Windows desktop market share is in a pretty clear and decisive lead though. Not so much in the mobile space. Microsoft has been deemed as a monopoly in the desktop and general computing space for some time now, which is what brings us to the current issue. Things might change in the future (/ are changing) as mobile platforms become more and more common.

    Personally, I know that at least 60% of people are pretty much helpless with computers, and don't know the difference between ie and internet.
  • 2 Hide
    cosmic101 , November 2, 2012 11:40 AM
    I live in Europe and we see the EU meddle in our lives everyday.
    It has it sticky fingers in everything, it's just a shame MS was not prepared to bribe the right politicians, problem could have disappeared overnight.
  • 0 Hide
    jcoultas98 , November 2, 2012 12:36 PM
    TBH, i see no reason microsoft should offer other competitor's products in the first place. Silly EU capitalism soul crushing regulations.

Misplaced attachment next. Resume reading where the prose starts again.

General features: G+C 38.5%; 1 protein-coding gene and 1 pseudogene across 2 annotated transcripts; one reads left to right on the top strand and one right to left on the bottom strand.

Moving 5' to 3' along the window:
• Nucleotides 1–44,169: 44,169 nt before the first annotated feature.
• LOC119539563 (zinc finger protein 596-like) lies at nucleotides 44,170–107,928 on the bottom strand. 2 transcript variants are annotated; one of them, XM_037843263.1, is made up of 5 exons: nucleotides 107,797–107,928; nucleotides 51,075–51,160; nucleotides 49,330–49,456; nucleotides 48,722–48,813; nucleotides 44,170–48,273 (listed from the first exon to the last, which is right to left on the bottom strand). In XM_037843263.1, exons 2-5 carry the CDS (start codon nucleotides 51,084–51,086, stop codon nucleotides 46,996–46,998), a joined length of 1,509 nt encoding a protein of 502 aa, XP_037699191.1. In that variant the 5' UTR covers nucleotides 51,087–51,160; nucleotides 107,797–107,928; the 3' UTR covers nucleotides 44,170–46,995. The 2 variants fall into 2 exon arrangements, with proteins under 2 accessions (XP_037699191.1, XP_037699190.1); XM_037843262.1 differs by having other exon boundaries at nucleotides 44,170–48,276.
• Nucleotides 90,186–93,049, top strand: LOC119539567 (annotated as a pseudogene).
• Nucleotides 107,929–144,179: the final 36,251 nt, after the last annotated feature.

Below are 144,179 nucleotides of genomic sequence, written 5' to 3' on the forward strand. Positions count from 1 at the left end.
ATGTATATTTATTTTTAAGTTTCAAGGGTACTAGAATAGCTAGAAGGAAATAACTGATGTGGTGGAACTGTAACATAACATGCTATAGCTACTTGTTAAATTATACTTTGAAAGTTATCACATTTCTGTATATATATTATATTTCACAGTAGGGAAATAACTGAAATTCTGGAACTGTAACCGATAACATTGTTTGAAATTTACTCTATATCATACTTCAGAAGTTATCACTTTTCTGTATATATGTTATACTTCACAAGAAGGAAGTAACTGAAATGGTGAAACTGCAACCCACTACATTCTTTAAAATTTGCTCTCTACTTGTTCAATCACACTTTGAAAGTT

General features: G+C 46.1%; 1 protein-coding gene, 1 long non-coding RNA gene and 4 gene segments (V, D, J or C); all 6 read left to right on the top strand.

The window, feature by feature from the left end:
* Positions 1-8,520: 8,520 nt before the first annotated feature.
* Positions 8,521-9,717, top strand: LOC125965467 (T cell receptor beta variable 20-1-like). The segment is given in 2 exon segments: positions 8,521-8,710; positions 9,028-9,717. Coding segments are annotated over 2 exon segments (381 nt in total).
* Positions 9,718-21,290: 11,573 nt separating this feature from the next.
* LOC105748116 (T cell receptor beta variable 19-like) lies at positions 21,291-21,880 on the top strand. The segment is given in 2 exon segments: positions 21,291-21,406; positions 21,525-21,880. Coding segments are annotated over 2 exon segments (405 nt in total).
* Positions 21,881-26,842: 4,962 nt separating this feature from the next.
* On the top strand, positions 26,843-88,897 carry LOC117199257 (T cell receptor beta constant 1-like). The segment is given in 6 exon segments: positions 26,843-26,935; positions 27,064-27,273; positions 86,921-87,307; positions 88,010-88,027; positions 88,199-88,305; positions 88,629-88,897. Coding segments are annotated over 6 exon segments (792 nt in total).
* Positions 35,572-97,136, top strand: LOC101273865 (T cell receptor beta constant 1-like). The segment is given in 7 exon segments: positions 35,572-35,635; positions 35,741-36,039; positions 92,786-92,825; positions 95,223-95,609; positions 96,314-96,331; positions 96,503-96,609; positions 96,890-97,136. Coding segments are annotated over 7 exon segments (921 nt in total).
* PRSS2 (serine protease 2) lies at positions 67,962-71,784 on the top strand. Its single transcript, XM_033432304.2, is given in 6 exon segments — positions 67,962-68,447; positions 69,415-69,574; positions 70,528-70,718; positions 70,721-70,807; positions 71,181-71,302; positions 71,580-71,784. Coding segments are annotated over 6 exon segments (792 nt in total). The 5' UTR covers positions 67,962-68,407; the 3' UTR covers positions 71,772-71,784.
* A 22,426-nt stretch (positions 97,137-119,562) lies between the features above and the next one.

• 1 Hide
    warezme , November 2, 2012 12:38 PM
    I don't know anything about ballot boxes cause I'm in the US but 99.9% of people would be better served when they get a new computer, a) wipe it by formatting b) reinstall a fresh copy of their OS of choice c) optimize it by removing all unneeded running services d) install all their programs of choice and browser removing bing and IE as default completely. Their computers would run much, much faster and include only the programs they want to run. You don't know how to do this? Pay someone to do it for you or figure it out. It is a computer, not an appliance. If you can't think beyond pushing the start button and clicking a few icons you have no reason to complain about ANYTHING that you don't like about it.
  • 0 Hide
    Vladislaus , November 2, 2012 12:55 PM
    ohimThey were forced to put alternatives in their product in order to still be able to sell it in EU, so this is how the ballot screen appeared.

    Please read the result from the lawsuit against Microsoft. Microsoft wasn't forced to put alternatives in their product. The EU wanted IE removed from Windows, it was Microsoft that proposed this compromise.
  • 0 Hide
    f-14 , November 2, 2012 3:15 PM
    if the EU doesn't like it when you don't choose IE microsoft should just eliminate internet connectivity in windows by default as well.

    the EU is so asinine about this i'm surprised they aren't forcing microsoft to bundle linux, OS X, Android, and other operating system choices in microsoft software as well with a choice box on start up